32. fixed (determinate) sentences
    sentences that fit the punishment to the crime
  33. presumption of innocence
    the government always has the burden to justife its use of power even against people who turn out to be guilty
  34. burden of proof
    the affirmation duty to prove a point in dispute: the responsibility to produce the evidence to persuade the fact finder.
  35. proof beyond a reasonable doubt
    proof that overcomes the doubt that prevents one from being firmly conviced of a defendant's guilt, or the belief that there is a real possibility that a defendant is not guilty.
  36. reasonable doubt
    the doubt that prevents one from being firmly convinced of a defendant's guilt, or the belief that there is a real possibility that a defendat is not guilty.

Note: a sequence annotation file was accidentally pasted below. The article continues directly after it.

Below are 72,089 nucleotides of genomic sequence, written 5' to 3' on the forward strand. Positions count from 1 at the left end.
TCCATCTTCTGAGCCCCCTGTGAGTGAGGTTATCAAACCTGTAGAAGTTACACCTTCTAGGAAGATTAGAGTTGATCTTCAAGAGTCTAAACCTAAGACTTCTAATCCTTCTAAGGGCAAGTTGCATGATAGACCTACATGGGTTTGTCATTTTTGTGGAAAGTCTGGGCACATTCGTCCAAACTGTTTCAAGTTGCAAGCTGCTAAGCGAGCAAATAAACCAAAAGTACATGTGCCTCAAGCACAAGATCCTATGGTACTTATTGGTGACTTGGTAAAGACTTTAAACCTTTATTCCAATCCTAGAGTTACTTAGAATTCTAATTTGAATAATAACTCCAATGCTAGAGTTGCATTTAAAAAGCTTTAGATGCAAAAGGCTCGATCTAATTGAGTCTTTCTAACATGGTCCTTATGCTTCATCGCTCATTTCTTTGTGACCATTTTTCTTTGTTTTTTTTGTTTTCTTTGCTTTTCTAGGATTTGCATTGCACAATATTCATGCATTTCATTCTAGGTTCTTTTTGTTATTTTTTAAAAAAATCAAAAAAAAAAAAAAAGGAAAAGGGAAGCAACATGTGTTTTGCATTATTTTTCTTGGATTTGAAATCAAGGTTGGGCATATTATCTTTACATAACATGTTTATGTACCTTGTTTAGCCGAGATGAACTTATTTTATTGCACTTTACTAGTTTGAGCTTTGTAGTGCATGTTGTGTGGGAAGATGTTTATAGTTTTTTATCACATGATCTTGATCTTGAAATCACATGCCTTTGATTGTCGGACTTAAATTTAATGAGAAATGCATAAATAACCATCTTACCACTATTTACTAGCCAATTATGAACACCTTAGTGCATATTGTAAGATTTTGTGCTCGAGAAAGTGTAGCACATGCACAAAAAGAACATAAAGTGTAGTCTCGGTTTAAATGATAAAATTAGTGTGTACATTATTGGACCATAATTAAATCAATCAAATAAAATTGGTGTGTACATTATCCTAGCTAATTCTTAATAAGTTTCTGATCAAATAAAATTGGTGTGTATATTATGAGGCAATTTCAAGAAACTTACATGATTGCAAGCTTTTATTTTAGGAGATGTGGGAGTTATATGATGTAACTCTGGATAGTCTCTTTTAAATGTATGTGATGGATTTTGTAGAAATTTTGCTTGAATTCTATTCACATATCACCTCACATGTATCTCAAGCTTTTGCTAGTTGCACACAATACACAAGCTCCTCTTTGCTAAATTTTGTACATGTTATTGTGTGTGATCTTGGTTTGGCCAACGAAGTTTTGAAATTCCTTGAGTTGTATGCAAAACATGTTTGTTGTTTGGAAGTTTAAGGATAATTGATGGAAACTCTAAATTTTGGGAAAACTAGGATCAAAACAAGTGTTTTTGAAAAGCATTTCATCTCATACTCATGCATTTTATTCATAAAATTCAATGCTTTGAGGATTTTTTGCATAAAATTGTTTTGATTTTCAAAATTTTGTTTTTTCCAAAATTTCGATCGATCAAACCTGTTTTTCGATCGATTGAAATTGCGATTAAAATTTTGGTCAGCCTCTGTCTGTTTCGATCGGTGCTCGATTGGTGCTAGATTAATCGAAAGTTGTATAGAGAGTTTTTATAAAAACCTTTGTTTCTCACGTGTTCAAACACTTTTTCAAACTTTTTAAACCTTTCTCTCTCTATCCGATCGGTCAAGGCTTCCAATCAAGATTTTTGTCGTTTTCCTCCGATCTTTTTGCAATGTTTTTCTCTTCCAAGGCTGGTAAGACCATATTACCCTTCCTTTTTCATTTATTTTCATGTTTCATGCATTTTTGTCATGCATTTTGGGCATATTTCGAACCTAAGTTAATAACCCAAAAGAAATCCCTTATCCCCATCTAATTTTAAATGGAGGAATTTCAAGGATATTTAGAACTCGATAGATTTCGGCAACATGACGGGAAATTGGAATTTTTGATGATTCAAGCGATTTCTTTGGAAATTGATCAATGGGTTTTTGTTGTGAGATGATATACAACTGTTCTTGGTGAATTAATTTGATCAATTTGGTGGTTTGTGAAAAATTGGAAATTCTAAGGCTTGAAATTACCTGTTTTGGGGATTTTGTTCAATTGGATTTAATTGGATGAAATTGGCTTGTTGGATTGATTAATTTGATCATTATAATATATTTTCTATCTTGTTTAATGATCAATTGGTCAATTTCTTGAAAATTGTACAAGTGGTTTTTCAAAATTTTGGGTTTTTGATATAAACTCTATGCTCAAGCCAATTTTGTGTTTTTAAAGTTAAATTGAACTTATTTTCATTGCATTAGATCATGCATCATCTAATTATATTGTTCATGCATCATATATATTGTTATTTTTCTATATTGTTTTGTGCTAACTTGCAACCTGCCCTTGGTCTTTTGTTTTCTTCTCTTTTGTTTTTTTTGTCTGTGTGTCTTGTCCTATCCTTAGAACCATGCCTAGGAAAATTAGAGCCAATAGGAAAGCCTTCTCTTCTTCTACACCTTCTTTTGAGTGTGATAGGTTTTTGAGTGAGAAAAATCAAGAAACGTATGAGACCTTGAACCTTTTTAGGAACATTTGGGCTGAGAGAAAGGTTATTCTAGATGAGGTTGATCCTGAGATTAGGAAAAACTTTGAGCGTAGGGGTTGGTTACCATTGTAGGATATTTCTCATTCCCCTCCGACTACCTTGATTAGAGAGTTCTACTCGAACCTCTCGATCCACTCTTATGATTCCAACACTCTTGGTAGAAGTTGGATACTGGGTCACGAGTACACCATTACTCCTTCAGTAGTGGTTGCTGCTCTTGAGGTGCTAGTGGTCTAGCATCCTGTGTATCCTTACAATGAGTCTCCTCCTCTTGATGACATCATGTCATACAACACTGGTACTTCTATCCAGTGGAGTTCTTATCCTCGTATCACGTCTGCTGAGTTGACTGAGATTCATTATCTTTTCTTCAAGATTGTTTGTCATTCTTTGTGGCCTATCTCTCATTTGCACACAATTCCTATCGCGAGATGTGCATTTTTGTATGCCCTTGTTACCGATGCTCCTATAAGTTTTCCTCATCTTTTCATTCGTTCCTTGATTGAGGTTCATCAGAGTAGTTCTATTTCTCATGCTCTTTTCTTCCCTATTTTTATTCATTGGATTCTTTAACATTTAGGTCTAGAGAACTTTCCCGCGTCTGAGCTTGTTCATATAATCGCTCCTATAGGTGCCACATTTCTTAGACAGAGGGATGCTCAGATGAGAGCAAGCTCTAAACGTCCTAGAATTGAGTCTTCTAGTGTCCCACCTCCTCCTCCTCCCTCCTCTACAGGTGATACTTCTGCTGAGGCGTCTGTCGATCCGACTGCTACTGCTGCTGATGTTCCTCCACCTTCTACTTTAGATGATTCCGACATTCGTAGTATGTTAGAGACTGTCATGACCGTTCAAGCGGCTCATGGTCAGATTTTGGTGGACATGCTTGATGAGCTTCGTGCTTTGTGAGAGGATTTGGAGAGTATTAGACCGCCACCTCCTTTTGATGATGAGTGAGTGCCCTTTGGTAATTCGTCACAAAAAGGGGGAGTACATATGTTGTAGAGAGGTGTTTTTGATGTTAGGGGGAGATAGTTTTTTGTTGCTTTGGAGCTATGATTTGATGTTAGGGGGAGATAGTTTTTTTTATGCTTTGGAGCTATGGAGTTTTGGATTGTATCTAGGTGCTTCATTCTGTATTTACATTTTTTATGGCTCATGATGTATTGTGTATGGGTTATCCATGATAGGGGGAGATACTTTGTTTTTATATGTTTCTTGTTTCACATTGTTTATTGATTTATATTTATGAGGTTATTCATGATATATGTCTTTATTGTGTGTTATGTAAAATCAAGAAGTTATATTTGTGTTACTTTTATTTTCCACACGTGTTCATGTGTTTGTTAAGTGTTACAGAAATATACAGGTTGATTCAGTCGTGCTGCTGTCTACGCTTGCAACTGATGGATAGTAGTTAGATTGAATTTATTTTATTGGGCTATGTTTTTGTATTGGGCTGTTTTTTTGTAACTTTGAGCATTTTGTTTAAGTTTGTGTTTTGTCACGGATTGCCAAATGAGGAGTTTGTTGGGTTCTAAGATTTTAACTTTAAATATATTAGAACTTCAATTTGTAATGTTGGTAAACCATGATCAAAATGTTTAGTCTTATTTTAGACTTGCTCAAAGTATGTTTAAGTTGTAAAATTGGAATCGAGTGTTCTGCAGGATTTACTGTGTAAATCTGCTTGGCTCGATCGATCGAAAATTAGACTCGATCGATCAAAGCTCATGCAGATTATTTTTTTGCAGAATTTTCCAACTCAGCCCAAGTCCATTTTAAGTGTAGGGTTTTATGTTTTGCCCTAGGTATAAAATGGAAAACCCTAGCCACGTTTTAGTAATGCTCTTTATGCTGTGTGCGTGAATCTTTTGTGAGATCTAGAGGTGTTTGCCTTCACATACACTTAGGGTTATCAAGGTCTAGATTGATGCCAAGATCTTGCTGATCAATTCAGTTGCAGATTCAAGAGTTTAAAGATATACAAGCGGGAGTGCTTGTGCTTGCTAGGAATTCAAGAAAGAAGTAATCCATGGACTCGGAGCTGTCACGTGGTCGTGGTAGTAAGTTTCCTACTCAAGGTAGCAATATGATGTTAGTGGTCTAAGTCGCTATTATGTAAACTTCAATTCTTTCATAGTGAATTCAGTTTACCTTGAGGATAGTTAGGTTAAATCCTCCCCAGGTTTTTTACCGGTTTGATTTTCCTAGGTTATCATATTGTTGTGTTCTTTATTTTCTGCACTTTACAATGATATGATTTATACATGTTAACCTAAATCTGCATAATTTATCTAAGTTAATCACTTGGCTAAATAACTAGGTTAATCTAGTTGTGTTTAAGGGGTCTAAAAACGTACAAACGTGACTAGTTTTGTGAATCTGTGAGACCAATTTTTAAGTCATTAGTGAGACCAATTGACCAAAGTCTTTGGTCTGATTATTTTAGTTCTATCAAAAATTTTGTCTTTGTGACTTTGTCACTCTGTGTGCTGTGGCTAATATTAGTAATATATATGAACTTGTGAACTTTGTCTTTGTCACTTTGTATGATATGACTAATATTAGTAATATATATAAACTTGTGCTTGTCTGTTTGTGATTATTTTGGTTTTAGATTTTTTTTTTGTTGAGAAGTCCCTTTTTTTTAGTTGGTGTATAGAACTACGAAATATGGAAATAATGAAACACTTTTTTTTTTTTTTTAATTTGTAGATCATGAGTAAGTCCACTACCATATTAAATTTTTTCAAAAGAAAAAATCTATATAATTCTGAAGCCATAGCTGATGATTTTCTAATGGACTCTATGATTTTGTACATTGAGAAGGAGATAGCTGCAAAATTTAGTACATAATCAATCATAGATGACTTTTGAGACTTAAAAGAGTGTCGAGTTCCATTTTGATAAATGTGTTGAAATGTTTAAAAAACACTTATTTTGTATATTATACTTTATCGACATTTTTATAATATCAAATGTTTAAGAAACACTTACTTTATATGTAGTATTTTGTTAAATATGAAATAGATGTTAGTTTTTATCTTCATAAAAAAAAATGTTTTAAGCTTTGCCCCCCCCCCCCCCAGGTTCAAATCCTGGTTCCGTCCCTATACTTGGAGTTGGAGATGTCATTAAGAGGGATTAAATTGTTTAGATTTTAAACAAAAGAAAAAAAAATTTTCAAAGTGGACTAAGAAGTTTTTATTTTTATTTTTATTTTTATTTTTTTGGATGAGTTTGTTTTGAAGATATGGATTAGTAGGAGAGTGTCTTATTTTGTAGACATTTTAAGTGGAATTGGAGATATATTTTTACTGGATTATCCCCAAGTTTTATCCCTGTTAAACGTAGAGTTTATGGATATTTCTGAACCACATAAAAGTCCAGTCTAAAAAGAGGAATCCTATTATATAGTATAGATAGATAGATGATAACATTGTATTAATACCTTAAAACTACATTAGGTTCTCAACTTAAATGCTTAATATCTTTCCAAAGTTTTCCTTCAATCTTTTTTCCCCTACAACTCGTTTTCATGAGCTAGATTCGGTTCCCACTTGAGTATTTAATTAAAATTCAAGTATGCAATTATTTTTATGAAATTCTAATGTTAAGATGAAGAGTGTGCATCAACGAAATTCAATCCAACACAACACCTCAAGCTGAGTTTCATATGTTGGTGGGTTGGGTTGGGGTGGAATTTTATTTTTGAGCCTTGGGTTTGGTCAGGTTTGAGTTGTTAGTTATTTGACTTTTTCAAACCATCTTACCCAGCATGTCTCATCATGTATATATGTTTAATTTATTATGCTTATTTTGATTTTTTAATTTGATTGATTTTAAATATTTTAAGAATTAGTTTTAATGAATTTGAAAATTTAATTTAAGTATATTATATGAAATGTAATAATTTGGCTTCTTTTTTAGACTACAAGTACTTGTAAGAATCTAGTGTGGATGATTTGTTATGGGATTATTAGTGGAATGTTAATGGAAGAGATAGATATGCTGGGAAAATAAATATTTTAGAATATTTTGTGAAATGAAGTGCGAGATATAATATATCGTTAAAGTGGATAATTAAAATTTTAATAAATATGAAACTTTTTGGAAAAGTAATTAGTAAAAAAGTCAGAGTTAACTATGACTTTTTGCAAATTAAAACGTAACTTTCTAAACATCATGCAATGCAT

37. bench trial
    trials without juries, in which judges find the facts.
  38. corpus delecti
    latin name for "body of the crime"
  39. affirmative defenses
    defenses in which the defendant bears the burden of destruction.
  40. burden of production
    the responsibility to introduce initial evidence to support a defense.
  41. burden of persuasion
    the responsibility to convince the fact finder of the truth of the defense.
  42. preponderance of the evidence
    more than 50 percent of the evidence proves justification or excuse
  43. discretionary decision making